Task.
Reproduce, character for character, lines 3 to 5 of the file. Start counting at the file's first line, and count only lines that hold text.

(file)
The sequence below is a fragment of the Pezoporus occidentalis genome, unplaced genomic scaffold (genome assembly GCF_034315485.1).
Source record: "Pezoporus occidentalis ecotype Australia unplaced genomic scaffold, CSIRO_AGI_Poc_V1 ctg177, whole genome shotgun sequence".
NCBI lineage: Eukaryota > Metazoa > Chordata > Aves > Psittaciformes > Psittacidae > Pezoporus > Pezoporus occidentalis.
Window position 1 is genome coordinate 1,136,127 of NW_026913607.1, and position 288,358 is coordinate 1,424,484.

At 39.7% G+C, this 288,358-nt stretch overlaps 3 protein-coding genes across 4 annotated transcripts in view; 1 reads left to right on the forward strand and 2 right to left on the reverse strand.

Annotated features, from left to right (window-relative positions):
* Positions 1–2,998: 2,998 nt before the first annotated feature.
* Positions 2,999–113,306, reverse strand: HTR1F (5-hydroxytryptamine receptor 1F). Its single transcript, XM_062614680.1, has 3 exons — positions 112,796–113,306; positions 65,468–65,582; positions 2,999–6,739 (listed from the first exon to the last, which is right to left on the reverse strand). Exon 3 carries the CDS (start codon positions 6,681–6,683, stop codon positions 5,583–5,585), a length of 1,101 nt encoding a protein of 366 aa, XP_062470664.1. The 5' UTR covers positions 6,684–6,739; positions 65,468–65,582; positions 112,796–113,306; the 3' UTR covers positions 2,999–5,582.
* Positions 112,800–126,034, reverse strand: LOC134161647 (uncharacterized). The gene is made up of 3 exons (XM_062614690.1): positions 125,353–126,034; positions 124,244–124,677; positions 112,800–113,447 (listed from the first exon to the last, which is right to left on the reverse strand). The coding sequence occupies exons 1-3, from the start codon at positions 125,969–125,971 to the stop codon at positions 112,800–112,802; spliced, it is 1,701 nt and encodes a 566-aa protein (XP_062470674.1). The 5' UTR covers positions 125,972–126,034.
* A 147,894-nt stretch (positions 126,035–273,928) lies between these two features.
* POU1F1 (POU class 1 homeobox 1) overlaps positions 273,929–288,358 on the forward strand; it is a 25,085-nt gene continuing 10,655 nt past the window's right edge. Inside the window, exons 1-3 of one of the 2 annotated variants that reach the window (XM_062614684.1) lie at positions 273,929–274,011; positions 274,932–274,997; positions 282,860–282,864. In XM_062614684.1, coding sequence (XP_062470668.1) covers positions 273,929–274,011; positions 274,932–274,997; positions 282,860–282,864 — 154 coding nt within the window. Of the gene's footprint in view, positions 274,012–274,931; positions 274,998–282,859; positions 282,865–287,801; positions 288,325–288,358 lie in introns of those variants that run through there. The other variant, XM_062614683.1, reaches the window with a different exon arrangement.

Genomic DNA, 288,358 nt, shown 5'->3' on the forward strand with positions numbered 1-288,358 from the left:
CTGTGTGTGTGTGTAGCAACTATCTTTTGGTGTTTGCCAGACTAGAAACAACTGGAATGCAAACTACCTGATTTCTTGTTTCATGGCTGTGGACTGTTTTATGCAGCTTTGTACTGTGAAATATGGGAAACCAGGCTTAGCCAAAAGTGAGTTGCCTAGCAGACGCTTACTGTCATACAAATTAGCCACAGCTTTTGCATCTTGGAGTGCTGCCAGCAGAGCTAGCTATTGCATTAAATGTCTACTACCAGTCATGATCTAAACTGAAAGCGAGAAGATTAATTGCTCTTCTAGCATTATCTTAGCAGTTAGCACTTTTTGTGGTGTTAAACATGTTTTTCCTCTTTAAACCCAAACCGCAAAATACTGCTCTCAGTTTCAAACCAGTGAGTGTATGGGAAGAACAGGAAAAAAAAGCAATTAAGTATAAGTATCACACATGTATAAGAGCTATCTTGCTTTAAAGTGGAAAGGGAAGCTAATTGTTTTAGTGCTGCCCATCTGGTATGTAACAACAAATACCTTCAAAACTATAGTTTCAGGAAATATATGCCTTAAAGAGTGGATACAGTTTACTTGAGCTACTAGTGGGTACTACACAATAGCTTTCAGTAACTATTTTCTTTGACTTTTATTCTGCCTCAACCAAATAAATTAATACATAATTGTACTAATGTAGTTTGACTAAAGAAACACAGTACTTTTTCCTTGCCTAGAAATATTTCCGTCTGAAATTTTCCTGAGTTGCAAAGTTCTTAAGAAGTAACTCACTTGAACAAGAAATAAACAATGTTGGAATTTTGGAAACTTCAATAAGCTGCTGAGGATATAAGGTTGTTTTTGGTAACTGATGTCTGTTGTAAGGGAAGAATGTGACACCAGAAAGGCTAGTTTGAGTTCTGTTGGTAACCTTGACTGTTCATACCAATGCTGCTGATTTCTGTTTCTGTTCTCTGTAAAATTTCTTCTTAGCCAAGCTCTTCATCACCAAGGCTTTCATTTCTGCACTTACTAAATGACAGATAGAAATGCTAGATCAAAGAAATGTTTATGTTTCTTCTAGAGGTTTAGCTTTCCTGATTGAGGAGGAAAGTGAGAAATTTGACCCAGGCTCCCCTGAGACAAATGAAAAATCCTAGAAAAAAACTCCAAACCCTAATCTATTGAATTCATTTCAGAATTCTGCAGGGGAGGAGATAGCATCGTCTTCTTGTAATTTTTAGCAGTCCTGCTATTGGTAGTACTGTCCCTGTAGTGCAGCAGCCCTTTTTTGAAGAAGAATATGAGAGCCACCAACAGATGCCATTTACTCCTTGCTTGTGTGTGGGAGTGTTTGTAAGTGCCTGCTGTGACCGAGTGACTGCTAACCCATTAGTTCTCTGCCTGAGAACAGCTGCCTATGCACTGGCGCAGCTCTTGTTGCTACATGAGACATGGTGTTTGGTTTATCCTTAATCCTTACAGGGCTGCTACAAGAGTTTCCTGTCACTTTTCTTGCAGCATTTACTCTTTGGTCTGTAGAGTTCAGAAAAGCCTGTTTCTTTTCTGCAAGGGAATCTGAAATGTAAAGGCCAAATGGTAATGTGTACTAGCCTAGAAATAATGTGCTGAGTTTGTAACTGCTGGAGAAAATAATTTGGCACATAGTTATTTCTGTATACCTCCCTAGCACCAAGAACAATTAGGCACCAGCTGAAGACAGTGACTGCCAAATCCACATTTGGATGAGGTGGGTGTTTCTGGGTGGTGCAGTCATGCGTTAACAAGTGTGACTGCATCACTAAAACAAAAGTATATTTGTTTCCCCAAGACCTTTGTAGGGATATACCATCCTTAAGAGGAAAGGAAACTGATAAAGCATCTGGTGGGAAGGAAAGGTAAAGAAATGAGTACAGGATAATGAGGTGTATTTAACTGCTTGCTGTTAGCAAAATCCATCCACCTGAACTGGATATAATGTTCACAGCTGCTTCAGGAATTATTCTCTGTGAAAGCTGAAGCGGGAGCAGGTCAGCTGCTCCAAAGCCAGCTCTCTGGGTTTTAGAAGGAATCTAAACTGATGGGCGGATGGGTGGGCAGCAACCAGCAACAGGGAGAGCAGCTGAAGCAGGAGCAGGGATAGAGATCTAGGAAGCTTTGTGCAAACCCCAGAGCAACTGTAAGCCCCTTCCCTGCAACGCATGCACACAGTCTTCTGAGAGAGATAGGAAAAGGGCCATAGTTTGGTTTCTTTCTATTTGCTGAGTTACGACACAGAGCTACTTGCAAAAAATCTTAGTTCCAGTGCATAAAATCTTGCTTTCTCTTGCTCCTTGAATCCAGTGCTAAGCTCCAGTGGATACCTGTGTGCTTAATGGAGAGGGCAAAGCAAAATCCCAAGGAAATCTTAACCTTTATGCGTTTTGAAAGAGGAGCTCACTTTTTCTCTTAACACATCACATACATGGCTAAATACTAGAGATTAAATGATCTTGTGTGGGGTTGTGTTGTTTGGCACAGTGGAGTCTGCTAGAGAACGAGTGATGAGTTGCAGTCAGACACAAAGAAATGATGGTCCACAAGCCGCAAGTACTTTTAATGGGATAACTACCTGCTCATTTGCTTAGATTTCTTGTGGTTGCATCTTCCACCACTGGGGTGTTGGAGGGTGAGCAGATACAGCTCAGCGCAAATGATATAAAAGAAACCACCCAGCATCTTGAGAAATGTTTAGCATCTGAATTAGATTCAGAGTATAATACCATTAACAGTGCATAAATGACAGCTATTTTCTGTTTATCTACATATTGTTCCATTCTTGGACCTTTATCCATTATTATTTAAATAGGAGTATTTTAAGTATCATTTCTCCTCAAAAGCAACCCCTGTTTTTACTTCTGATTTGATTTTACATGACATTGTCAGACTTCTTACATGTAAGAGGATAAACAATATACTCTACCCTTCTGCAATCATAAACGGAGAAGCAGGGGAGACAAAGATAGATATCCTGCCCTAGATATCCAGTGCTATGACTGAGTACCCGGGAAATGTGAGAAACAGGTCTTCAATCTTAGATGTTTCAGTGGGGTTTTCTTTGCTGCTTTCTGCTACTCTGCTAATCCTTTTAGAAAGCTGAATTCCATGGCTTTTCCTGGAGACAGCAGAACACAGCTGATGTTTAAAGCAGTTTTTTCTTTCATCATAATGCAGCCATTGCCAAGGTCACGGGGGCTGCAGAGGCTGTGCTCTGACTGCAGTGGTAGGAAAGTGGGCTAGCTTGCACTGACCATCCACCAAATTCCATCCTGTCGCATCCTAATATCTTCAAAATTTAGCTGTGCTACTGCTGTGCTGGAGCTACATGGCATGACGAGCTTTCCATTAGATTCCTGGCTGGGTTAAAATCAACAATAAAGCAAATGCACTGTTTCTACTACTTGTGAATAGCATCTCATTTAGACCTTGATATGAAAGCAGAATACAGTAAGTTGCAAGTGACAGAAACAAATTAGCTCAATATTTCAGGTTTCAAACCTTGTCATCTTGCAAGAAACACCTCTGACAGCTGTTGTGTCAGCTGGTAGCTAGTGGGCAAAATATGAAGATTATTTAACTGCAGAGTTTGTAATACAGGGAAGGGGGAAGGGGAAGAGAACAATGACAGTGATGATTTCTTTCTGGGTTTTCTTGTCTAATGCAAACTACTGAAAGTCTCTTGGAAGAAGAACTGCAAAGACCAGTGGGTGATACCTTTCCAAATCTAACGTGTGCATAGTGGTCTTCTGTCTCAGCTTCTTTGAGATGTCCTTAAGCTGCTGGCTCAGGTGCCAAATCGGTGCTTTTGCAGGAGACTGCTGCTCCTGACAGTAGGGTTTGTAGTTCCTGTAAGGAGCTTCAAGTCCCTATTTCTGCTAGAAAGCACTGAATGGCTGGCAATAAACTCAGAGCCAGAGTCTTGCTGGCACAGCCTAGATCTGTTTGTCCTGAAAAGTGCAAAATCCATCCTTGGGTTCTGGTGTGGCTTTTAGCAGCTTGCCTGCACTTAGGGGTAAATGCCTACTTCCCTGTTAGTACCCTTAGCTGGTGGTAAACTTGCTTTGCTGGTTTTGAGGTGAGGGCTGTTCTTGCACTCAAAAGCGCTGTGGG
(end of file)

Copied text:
NCBI lineage: Eukaryota > Metazoa > Chordata > Aves > Psittaciformes > Psittacidae > Pezoporus > Pezoporus occidentalis.
Window position 1 is genome coordinate 1,136,127 of NW_026913607.1, and position 288,358 is coordinate 1,424,484.

At 39.7% G+C, this 288,358-nt stretch overlaps 3 protein-coding genes across 4 annotated transcripts in view; 1 reads left to right on the forward strand and 2 right to left on the reverse strand.